Black Radical
William Monroe Trotter (1872– 1934), though still virtually unknown to the wider public, was an unlikely American hero. With the stylistic verve of a newspaperman and the unwavering fearlessness of an emancipator, he galvanized black working- class citizens to wield their political power despite the violent racism of post- Reconstruction America. For more than thirty years, the Harvard-educated Trotter edited and published the Guardian, a weekly Boston newspaper that was read across the nation. Defining himself against the gradualist politics of Booker T. Washington and the elitism of W. E. B. Du Bois, Trotter advocated for a radical vision of black liberation that prefigured leaders such as Marcus Garvey, Malcolm X, and Martin Luther King Jr. Synthesizing years of archival research, historian Kerri Greenidge renders the drama of turn- of- the- century America and reclaims Trotter as a seminal figure, whose prophetic, yet ultimately tragic, life offers a link between the vision of Frederick Douglass and black radicalism in the modern era.

Black Radical Details

TitleBlack Radical
Author
ReleaseNov 19th, 2019
PublisherLiveright
ISBN-139781631495342
Rating
GenreBiography, Nonfiction, Biography Memoir

Black Radical Review

  • Casey Cep
    January 1, 1970
    Reviewed this remarkable biography of William Monroe Trotter for The New Yorker: https://www.newyorker.com/magazine/20...Wonderful use of one life to illuminate a broader intellectual movement.
  • Lalaa #ThisBlackGirlReads
    January 1, 1970
    This is a well researched and impressive biography of activist and newspaperman William Monroe Trotter. Born in Boston he attended Harvard with dreams and aspirations of forging a new world where racial equality was prominent. Trotter’s views made him both influential as well as controversial. He spoke out against racial representation, politics and black civil rights. He began a career in real estate making him one of the wealthiest black men in New England. With his wealth, he launched the This is a well researched and impressive biography of activist and newspaperman William Monroe Trotter. Born in Boston he attended Harvard with dreams and aspirations of forging a new world where racial equality was prominent. Trotter’s views made him both influential as well as controversial. He spoke out against racial representation, politics and black civil rights. He began a career in real estate making him one of the wealthiest black men in New England. With his wealth, he launched the Guardian using it as a platform for his activism. The book does a great job of telling a story of a man that has been left untold for so long. This is an informative, and well-written biography that offers context on how this prominent figure helped shape civil rights activism.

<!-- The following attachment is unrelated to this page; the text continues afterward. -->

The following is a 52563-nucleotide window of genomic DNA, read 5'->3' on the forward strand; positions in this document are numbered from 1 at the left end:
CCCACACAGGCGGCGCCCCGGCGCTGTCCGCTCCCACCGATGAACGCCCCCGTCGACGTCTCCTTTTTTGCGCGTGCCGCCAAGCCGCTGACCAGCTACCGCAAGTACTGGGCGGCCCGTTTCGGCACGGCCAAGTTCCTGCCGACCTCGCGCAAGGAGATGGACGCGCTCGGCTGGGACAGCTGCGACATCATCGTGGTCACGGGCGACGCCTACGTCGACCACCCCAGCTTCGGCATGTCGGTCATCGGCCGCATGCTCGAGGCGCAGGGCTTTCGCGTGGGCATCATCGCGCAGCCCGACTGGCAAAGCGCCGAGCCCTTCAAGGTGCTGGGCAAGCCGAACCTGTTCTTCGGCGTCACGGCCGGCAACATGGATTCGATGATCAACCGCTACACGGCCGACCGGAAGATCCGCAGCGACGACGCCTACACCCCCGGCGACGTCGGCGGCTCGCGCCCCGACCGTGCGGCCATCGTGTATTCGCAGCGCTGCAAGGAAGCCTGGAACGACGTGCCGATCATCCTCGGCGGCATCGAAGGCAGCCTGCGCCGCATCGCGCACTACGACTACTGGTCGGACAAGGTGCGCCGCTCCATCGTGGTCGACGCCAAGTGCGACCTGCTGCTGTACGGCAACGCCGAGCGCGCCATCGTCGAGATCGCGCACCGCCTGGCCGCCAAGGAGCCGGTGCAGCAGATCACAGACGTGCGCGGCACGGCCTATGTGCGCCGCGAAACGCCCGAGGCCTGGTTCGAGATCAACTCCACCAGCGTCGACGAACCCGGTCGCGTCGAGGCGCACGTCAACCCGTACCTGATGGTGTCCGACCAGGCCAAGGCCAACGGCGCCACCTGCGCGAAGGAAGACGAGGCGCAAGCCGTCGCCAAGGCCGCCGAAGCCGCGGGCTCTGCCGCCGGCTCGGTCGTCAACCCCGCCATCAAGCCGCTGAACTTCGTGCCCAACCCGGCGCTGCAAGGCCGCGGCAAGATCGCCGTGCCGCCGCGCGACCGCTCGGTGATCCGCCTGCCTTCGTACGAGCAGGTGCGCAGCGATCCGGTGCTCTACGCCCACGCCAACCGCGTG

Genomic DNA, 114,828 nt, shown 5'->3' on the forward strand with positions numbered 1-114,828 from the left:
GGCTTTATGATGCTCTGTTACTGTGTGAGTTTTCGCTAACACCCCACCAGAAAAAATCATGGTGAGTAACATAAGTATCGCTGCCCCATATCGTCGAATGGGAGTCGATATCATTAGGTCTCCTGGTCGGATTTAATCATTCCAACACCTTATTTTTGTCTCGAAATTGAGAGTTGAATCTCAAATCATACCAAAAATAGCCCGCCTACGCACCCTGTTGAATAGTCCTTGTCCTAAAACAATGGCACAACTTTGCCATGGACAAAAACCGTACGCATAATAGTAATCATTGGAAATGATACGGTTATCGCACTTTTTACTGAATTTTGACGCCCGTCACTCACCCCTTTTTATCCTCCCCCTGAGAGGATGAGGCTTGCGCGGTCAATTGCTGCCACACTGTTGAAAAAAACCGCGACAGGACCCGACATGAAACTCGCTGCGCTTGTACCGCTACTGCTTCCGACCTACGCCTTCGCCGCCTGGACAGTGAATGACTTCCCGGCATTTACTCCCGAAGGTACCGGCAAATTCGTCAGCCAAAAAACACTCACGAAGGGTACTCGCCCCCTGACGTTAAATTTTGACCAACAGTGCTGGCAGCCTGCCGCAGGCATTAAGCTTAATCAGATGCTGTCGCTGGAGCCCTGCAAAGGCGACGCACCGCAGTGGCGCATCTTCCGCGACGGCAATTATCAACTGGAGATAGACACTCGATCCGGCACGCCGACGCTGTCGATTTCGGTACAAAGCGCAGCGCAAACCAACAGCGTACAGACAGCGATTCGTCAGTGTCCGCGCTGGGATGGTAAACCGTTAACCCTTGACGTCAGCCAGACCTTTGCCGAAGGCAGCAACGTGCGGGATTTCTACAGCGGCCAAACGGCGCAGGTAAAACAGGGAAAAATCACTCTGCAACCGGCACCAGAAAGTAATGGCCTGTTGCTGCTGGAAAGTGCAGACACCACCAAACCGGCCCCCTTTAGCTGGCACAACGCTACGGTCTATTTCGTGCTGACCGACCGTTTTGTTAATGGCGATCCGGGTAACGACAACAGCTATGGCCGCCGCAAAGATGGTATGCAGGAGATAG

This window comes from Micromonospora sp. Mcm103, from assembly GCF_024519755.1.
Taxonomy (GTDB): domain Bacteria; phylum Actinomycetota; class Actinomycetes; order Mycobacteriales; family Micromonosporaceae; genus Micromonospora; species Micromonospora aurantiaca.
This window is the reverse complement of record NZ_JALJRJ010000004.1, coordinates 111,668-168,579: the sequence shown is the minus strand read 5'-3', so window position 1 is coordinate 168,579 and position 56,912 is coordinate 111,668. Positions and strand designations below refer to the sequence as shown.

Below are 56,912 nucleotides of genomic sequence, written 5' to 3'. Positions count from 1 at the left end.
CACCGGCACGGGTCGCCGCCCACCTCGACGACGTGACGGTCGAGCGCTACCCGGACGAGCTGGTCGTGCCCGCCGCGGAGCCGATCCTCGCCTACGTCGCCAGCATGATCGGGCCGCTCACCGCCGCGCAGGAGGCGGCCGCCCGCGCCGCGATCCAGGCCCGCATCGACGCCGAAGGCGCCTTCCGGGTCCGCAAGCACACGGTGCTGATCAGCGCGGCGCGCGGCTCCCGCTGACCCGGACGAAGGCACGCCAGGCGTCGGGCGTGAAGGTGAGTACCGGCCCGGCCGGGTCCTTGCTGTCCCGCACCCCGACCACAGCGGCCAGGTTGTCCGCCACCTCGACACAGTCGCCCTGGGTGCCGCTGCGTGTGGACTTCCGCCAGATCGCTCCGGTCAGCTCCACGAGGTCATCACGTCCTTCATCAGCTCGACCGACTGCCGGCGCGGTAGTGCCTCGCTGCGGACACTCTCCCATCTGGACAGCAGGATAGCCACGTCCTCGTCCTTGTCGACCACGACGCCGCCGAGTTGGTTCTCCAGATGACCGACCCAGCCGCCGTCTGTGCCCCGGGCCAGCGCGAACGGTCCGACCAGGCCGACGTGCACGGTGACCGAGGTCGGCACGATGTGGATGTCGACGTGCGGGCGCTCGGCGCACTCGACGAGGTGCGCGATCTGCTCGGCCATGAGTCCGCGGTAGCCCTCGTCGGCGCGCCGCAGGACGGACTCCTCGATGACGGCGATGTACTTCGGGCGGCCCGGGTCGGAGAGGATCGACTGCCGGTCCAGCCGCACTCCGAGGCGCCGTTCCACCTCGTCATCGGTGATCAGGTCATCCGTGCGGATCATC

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  • Margaret Gabriele
    January 1, 1970
    Very well written. A fascinating view of not only William Monroe Trotter but the time in which he lived. I grew up in Boston,so I was familiar with his name but didn't know much about him until I read the book.
  • Michelle Olms
    January 1, 1970
    Great book
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